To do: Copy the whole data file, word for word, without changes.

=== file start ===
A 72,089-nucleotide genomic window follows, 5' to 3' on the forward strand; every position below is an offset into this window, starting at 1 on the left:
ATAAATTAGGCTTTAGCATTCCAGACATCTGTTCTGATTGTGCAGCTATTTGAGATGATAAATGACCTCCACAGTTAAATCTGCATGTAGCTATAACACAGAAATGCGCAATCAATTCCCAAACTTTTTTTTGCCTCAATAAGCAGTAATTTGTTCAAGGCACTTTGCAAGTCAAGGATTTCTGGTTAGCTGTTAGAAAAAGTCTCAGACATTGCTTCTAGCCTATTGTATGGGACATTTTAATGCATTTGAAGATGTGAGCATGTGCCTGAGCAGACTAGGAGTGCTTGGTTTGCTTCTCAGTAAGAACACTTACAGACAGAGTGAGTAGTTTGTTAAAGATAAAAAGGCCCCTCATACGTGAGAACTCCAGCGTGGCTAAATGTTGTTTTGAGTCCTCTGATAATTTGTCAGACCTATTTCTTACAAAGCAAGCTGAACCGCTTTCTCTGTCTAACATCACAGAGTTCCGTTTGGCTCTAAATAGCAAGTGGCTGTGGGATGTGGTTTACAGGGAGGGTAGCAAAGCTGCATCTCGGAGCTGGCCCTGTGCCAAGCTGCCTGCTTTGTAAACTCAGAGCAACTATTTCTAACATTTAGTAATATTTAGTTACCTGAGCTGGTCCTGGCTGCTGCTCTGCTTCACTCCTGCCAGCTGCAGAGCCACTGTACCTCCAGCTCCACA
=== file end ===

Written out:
A 72,089-nucleotide genomic window follows, 5' to 3' on the forward strand; every position below is an offset into this window, starting at 1 on the left:
ATAAATTAGGCTTTAGCATTCCAGACATCTGTTCTGATTGTGCAGCTATTTGAGATGATAAATGACCTCCACAGTTAAATCTGCATGTAGCTATAACACAGAAATGCGCAATCAATTCCCAAACTTTTTTTTGCCTCAATAAGCAGTAATTTGTTCAAGGCACTTTGCAAGTCAAGGATTTCTGGTTAGCTGTTAGAAAAAGTCTCAGACATTGCTTCTAGCCTATTGTATGGGACATTTTAATGCATTTGAAGATGTGAGCATGTGCCTGAGCAGACTAGGAGTGCTTGGTTTGCTTCTCAGTAAGAACACTTACAGACAGAGTGAGTAGTTTGTTAAAGATAAAAAGGCCCCTCATACGTGAGAACTCCAGCGTGGCTAAATGTTGTTTTGAGTCCTCTGATAATTTGTCAGACCTATTTCTTACAAAGCAAGCTGAACCGCTTTCTCTGTCTAACATCACAGAGTTCCGTTTGGCTCTAAATAGCAAGTGGCTGTGGGATGTGGTTTACAGGGAGGGTAGCAAAGCTGCATCTCGGAGCTGGCCCTGTGCCAAGCTGCCTGCTTTGTAAACTCAGAGCAACTATTTCTAACATTTAGTAATATTTAGTTACCTGAGCTGGTCCTGGCTGCTGCTCTGCTTCACTCCTGCCAGCTGCAGAGCCACTGTACCTCCAGCTCCACA